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Automation and reallocation: The lasting legacy of COVID-19 in Canada

Joel Blit

No 31, CLEF Working Paper Series from Canadian Labour Economics Forum (CLEF), University of Waterloo

Abstract: Recent evidence suggests that recessions play a crucial role in promoting automation and the reallocation of productive resources. Consistent with this, I show that in the three previous Canadian recessions, routine jobs were disproportionately lost. COVID-19 is likely to have a similar impact, but bigger because superimposed onto the usual recessionary transformational forces are health-specific incentives to automate. Using O*NET data, I construct an index of COVID-19 health risk and of routine task intensity to measure health incentives to automate and the feasibility of doing so. Across occupations, income groups, industries, and regions, the two indices are strongly negatively correlated, suggesting that automation will not be overly focused and that it may penetrate into hitherto relatively unaffected sectors like health and education. Nevertheless, office and health support workers are likely to be disproportionately affected, as will the retail and hospitality industries. The impacts will also be primarily felt by families toward the bottom of the income distribution and in smaller cities.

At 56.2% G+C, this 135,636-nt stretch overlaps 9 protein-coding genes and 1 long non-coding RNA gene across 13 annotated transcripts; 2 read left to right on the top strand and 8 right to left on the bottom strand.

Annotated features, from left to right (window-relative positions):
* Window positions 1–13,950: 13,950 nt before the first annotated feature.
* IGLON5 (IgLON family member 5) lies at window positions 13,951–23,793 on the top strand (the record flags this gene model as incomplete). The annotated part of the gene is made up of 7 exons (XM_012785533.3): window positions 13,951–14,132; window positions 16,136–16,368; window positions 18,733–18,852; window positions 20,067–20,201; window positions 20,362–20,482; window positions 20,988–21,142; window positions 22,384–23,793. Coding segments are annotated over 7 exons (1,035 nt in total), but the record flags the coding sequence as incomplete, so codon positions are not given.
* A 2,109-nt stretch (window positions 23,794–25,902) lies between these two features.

Keywords: COVID-19; recessions; productivity; innovation; automation (search for similar items in EconPapers)
JEL-codes: E32 J24 O33 O40 (search for similar items in EconPapers)
Date: 2020
New Economics Papers: this item is included in nep-hea, nep-lma and nep-tid
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